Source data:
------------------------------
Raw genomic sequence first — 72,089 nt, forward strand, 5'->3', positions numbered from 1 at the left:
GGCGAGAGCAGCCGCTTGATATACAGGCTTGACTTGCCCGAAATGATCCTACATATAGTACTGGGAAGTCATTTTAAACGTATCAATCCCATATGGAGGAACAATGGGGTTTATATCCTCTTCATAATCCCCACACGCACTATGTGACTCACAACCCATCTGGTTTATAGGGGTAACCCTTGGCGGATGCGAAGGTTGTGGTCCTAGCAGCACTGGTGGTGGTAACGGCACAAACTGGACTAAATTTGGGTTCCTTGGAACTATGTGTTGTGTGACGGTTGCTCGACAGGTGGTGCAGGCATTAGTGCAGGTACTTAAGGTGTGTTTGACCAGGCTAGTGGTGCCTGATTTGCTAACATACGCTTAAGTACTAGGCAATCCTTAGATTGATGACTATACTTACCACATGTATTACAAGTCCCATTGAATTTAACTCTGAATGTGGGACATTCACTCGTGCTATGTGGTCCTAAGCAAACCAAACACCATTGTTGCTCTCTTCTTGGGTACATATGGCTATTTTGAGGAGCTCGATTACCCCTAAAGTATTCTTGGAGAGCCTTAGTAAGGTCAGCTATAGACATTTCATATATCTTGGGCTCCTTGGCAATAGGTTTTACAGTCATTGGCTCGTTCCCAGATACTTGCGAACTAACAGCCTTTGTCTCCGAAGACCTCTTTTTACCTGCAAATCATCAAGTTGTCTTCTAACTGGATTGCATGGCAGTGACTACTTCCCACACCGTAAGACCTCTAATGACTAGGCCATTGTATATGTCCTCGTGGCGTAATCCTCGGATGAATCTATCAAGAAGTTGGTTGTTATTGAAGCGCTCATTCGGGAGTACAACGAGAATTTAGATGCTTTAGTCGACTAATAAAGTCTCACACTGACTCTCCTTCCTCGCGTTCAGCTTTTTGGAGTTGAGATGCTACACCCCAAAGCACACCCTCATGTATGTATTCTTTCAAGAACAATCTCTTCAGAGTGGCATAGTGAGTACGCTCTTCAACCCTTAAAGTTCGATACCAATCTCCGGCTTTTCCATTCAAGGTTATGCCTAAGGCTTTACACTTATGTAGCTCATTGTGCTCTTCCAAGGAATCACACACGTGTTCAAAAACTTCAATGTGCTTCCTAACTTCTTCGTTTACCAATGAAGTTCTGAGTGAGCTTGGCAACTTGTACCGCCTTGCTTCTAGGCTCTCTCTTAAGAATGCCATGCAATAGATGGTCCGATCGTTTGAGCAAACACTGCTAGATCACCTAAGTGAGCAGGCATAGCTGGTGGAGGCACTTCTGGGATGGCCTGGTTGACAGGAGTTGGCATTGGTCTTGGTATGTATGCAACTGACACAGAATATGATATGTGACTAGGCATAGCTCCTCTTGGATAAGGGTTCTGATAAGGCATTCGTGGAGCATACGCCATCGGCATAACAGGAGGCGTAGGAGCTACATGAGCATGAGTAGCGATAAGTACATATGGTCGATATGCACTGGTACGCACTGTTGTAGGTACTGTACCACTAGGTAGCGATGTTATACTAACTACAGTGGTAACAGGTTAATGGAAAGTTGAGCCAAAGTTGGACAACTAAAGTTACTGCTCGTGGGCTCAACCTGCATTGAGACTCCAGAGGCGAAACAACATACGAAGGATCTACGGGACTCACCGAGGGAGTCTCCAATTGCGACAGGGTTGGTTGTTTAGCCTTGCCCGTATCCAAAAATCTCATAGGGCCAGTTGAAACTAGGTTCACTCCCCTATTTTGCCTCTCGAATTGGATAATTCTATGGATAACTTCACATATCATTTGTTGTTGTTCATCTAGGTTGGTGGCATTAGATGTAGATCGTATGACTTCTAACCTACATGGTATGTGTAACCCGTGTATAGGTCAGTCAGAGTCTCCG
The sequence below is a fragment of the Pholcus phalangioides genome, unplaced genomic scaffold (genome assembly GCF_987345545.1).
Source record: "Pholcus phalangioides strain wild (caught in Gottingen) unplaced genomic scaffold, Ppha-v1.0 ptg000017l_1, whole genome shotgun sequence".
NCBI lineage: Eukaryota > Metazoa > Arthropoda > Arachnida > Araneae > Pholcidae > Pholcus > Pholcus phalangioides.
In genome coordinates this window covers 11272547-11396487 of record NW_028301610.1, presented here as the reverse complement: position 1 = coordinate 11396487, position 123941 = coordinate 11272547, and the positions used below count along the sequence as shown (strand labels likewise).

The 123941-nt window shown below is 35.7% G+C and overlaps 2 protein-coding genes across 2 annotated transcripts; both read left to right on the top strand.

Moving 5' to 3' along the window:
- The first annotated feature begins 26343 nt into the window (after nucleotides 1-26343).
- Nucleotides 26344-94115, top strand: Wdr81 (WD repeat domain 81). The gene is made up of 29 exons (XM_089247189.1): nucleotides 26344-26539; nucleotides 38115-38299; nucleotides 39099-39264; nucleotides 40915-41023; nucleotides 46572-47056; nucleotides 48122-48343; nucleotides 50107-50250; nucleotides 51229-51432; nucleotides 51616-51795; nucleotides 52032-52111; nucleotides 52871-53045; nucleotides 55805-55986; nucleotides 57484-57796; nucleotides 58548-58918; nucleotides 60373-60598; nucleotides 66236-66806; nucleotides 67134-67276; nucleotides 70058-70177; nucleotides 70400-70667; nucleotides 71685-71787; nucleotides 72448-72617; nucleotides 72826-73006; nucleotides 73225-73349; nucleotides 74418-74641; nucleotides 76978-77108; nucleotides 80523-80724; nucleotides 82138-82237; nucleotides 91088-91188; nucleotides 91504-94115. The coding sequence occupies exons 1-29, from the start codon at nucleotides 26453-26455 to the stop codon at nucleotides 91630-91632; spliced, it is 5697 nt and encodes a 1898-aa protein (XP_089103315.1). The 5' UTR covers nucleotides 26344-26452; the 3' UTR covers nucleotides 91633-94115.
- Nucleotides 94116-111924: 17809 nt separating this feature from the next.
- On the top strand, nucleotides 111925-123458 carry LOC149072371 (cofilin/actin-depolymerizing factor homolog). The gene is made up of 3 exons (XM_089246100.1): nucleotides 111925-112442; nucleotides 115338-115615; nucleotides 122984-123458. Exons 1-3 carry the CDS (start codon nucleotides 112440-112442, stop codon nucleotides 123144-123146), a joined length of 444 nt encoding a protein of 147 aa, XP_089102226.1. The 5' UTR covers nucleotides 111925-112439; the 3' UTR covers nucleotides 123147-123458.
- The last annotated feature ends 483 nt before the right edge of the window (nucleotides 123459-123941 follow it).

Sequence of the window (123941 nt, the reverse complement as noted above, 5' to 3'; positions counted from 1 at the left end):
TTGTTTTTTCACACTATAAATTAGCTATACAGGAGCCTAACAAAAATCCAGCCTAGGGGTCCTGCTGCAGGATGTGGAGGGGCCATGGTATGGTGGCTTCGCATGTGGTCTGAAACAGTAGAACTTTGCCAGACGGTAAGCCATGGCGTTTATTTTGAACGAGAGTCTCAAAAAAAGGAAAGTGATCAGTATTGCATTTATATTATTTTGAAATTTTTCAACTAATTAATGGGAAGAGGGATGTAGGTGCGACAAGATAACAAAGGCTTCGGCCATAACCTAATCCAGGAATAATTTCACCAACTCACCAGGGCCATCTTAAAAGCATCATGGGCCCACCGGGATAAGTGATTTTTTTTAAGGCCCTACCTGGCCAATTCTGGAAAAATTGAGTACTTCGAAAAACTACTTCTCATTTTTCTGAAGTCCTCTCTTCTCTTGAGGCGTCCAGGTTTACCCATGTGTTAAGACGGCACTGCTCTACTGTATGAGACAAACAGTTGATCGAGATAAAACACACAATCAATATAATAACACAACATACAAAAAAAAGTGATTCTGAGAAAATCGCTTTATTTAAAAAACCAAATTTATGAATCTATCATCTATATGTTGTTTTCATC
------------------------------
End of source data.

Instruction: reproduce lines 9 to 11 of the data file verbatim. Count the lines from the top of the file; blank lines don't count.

- The first annotated feature begins 26343 nt into the window (after nucleotides 1-26343).
- Nucleotides 26344-94115, top strand: Wdr81 (WD repeat domain 81). The gene is made up of 29 exons (XM_089247189.1): nucleotides 26344-26539; nucleotides 38115-38299; nucleotides 39099-39264; nucleotides 40915-41023; nucleotides 46572-47056; nucleotides 48122-48343; nucleotides 50107-50250; nucleotides 51229-51432; nucleotides 51616-51795; nucleotides 52032-52111; nucleotides 52871-53045; nucleotides 55805-55986; nucleotides 57484-57796; nucleotides 58548-58918; nucleotides 60373-60598; nucleotides 66236-66806; nucleotides 67134-67276; nucleotides 70058-70177; nucleotides 70400-70667; nucleotides 71685-71787; nucleotides 72448-72617; nucleotides 72826-73006; nucleotides 73225-73349; nucleotides 74418-74641; nucleotides 76978-77108; nucleotides 80523-80724; nucleotides 82138-82237; nucleotides 91088-91188; nucleotides 91504-94115. The coding sequence occupies exons 1-29, from the start codon at nucleotides 26453-26455 to the stop codon at nucleotides 91630-91632; spliced, it is 5697 nt and encodes a 1898-aa protein (XP_089103315.1). The 5' UTR covers nucleotides 26344-26452; the 3' UTR covers nucleotides 91633-94115.
- Nucleotides 94116-111924: 17809 nt separating this feature from the next.